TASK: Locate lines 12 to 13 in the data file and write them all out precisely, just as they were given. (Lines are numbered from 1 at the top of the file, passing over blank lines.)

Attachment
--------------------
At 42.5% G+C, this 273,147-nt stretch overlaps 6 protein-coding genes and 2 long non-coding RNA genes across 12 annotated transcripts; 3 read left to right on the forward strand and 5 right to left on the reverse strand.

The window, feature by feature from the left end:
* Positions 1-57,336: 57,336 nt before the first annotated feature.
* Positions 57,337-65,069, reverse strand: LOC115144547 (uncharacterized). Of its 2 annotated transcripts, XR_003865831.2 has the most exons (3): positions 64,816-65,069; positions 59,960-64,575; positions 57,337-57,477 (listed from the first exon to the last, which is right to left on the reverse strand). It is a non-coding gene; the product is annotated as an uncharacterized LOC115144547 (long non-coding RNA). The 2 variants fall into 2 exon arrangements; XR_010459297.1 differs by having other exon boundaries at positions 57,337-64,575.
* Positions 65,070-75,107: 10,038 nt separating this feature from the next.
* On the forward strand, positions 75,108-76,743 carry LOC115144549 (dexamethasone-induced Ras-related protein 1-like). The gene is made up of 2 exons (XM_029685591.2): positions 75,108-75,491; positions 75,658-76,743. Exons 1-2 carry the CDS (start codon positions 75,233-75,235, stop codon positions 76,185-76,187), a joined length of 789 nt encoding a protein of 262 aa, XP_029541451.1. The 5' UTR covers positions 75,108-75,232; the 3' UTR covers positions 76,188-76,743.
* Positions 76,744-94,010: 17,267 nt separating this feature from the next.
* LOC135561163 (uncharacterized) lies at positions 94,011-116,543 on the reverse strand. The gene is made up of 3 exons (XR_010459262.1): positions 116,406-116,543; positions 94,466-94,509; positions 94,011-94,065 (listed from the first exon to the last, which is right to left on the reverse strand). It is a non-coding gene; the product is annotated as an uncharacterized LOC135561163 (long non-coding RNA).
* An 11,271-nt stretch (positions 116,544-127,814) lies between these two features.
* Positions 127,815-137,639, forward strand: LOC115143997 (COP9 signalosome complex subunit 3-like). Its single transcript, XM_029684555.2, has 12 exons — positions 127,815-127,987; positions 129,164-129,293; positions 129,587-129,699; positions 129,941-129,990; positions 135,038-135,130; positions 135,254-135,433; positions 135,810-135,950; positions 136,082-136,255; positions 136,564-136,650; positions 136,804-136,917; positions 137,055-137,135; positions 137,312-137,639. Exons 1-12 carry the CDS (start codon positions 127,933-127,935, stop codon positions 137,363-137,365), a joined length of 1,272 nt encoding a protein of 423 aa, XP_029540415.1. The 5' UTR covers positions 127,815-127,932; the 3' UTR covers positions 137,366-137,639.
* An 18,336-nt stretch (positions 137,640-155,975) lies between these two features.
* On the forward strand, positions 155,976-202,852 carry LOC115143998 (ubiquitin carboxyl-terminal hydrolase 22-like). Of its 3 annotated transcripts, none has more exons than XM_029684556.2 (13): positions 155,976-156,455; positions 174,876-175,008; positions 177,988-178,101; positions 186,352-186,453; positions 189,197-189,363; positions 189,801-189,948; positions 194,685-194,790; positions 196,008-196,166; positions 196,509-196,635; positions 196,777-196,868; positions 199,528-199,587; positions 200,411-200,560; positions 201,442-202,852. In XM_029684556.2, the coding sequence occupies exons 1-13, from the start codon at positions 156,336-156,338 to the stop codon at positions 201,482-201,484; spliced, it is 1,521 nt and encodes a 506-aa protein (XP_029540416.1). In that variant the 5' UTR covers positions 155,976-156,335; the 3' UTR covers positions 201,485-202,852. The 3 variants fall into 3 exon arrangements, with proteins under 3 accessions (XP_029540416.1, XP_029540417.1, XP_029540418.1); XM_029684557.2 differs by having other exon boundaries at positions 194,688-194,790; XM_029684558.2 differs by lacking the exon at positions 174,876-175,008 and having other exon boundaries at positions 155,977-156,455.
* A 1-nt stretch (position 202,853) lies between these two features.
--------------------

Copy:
* On the forward strand, positions 155,976-202,852 carry LOC115143998 (ubiquitin carboxyl-terminal hydrolase 22-like). Of its 3 annotated transcripts, none has more exons than XM_029684556.2 (13): positions 155,976-156,455; positions 174,876-175,008; positions 177,988-178,101; positions 186,352-186,453; positions 189,197-189,363; positions 189,801-189,948; positions 194,685-194,790; positions 196,008-196,166; positions 196,509-196,635; positions 196,777-196,868; positions 199,528-199,587; positions 200,411-200,560; positions 201,442-202,852. In XM_029684556.2, the coding sequence occupies exons 1-13, from the start codon at positions 156,336-156,338 to the stop codon at positions 201,482-201,484; spliced, it is 1,521 nt and encodes a 506-aa protein (XP_029540416.1). In that variant the 5' UTR covers positions 155,976-156,335; the 3' UTR covers positions 201,485-202,852. The 3 variants fall into 3 exon arrangements, with proteins under 3 accessions (XP_029540416.1, XP_029540417.1, XP_029540418.1); XM_029684557.2 differs by having other exon boundaries at positions 194,688-194,790; XM_029684558.2 differs by lacking the exon at positions 174,876-175,008 and having other exon boundaries at positions 155,977-156,455.
* A 1-nt stretch (position 202,853) lies between these two features.